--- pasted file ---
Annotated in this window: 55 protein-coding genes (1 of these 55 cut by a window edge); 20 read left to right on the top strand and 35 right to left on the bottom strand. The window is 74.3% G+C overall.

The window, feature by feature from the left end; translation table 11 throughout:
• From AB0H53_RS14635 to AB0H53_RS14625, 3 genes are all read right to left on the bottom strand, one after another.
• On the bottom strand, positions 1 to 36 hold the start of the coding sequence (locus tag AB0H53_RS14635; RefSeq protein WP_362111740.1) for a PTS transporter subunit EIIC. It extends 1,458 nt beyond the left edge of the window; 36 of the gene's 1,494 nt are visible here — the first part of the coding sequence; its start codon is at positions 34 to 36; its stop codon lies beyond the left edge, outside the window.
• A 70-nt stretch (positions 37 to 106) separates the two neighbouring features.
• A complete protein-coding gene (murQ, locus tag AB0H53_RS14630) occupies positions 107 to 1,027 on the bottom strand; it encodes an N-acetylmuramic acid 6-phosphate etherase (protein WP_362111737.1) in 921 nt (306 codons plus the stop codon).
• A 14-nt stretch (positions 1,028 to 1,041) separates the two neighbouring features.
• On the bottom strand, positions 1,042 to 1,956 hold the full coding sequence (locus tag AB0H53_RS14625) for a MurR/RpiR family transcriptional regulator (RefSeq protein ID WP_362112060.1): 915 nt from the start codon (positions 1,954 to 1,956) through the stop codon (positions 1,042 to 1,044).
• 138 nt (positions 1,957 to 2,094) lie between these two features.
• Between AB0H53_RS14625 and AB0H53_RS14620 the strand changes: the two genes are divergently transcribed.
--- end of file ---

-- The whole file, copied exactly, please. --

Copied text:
Annotated in this window: 55 protein-coding genes (1 of these 55 cut by a window edge); 20 read left to right on the top strand and 35 right to left on the bottom strand. The window is 74.3% G+C overall.

The window, feature by feature from the left end; translation table 11 throughout:
• From AB0H53_RS14635 to AB0H53_RS14625, 3 genes are all read right to left on the bottom strand, one after another.
• On the bottom strand, positions 1 to 36 hold the start of the coding sequence (locus tag AB0H53_RS14635; RefSeq protein WP_362111740.1) for a PTS transporter subunit EIIC. It extends 1,458 nt beyond the left edge of the window; 36 of the gene's 1,494 nt are visible here — the first part of the coding sequence; its start codon is at positions 34 to 36; its stop codon lies beyond the left edge, outside the window.
• A 70-nt stretch (positions 37 to 106) separates the two neighbouring features.
• A complete protein-coding gene (murQ, locus tag AB0H53_RS14630) occupies positions 107 to 1,027 on the bottom strand; it encodes an N-acetylmuramic acid 6-phosphate etherase (protein WP_362111737.1) in 921 nt (306 codons plus the stop codon).
• A 14-nt stretch (positions 1,028 to 1,041) separates the two neighbouring features.
• On the bottom strand, positions 1,042 to 1,956 hold the full coding sequence (locus tag AB0H53_RS14625) for a MurR/RpiR family transcriptional regulator (RefSeq protein ID WP_362112060.1): 915 nt from the start codon (positions 1,954 to 1,956) through the stop codon (positions 1,042 to 1,044).
• 138 nt (positions 1,957 to 2,094) lie between these two features.
• Between AB0H53_RS14625 and AB0H53_RS14620 the strand changes: the two genes are divergently transcribed.